America’s Delicious Secret: the Pawpaw Fruit

Which fruits native to the Americas do you know? Many will name papaya, pineapple, prickly pear, or persimmon. But what about the largest of them - the pawpaw? Most have never even heard of such a fruit. But this seems to be changing - soon we might witness a real pawpaw craze!

Image Credit: pinterest.com

Pawpaw 101

The pawpaw fruit (Asiminia triloba), also known as poor man’s banana or Quaker delight, is indeed the largest fruit indigenous to North America – a pawpaw can weigh up to 2 pounds (0.5kg)! It originates from the eastern seaboard of the US, but ancient American Indians spread the pawpaw all the way to the Great Lakes and the Mexican Gulf. The tree looks a bit tropical but is actually quite hardy – it requires cold in winter and can survive temperatures well below zero.

Once the first Europeans arrived, they started cutting down forests to make room for wheat fields, destroying most paw paw trees in the process. Settlers did eat pawpaws, though: George Washington liked them, and Thomas Jefferson even grew them in his garden. But once Eurasian fruits like apples and pears became established in the US, the pawpaw faded into obscurity… until very recently!

A delicious surprise

A pawpaw fruit is blackish-green and unassuming on the outside, but its yellow pulp tastes like something in between a banana and a mango. It is best eaten straight from the tree, but can also be made into puddings, custard, ice cream, and cakes (you can find some recipes here). Pawpaw ripens in September and is found most easily in a forest (if you live in an area where it grows naturally, that is). Alternatively, it is possible to buy it frozen online.

If pawpaw is so delicious, why don’t you see it in supermarkets? The main reason is that it doesn’t store well: ripe fruit are very easily bruised and hard to transport, while those picked green do not ripen well off the tree. Another reason is that there is still no true cultivation of pawpaws – across the US, there are only a handful plantations. Though this may change – perhaps in the near future new cultivars will be created, faster-growing and with more robust fruit.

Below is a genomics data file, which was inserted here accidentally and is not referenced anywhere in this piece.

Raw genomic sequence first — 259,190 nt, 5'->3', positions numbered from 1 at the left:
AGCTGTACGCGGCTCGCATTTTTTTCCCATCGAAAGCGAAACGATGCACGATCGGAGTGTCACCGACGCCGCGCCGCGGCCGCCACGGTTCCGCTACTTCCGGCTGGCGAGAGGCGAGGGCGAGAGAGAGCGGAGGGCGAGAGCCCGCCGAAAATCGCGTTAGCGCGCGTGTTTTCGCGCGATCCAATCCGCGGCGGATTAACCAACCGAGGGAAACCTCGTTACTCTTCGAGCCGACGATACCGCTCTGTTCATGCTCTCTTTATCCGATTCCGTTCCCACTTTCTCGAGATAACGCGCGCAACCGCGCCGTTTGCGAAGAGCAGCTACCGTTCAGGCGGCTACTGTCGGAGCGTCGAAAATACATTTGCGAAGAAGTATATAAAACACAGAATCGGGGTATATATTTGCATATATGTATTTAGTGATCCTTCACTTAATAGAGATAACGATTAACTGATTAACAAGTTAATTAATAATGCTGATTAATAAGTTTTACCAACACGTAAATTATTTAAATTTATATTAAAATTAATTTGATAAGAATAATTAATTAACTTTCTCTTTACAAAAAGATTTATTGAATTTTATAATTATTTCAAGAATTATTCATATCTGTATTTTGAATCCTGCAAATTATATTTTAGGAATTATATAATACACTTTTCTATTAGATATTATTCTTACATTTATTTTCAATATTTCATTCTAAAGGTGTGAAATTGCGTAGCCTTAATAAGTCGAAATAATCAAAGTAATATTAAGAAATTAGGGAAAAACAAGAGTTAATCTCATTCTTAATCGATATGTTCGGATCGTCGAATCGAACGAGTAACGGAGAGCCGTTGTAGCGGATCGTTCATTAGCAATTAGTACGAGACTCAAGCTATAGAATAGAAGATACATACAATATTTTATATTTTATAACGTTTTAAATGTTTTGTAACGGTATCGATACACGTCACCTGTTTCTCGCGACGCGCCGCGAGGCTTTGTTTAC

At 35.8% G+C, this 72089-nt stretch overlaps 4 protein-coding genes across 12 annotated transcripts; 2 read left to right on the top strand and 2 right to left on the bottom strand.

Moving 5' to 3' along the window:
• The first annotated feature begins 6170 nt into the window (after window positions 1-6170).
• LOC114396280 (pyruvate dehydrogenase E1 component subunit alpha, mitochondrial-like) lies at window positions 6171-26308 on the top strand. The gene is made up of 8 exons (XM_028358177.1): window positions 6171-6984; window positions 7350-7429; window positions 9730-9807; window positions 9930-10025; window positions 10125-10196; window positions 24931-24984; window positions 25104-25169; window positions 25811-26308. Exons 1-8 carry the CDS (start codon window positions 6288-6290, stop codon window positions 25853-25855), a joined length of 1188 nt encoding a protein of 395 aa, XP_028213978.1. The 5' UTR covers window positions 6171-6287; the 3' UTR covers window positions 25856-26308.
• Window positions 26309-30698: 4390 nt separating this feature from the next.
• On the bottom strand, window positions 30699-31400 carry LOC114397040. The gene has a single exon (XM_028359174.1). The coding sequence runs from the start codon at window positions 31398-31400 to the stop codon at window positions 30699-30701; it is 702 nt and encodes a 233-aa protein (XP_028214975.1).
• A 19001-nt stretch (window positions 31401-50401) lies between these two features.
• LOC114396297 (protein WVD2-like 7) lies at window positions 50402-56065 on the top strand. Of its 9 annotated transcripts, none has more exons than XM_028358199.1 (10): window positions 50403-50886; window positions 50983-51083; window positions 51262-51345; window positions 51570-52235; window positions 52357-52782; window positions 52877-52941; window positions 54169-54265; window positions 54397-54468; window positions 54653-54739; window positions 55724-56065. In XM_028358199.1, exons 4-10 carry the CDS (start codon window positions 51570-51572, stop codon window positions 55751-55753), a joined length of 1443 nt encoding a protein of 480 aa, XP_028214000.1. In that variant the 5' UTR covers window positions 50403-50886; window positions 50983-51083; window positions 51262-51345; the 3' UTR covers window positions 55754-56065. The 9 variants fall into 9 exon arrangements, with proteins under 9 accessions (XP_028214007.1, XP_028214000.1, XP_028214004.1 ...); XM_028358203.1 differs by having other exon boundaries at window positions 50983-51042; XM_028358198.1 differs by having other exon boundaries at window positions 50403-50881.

The time of the pawpaw has come

Like so many indigineous edible plants, pawpaw is going through a veritable renaissance among the foodie and hipster crowd (it is even called hipster’s banana sometimes). The 19th Ohio pawpaw festival took place just last week – this annual event offers pawpaw tastings, cooking competitions, music, and pawpaw beer. Speaking of beer, it can be a great introduction to the fruit – it’s all craft and seasonal, of course, and is worth seeking out. Pawpaws can be bought at farmers’ markets in season, but they are expensive at around 15 dollars per pound. So what if you cannot find or afford them? You don’t have to miss out – just plant one!

Grow your own pawpaw

Quite a few plantations in the US now offer small pawpaw trees adapted for different climate zones. They grow somewhat slowly but will do well in most temperate areas and will bear first fruit in 2-3 years. Remember that you need at least two trees to get fruit – pawpaws don’t self-pollinate!

Forage for pawpaws in the forest, buy them from a farmer, order frozen pulp online, or plant your own – whichever you choose, now is the best time to make your acquaintance with this delicious and little-known fruit!

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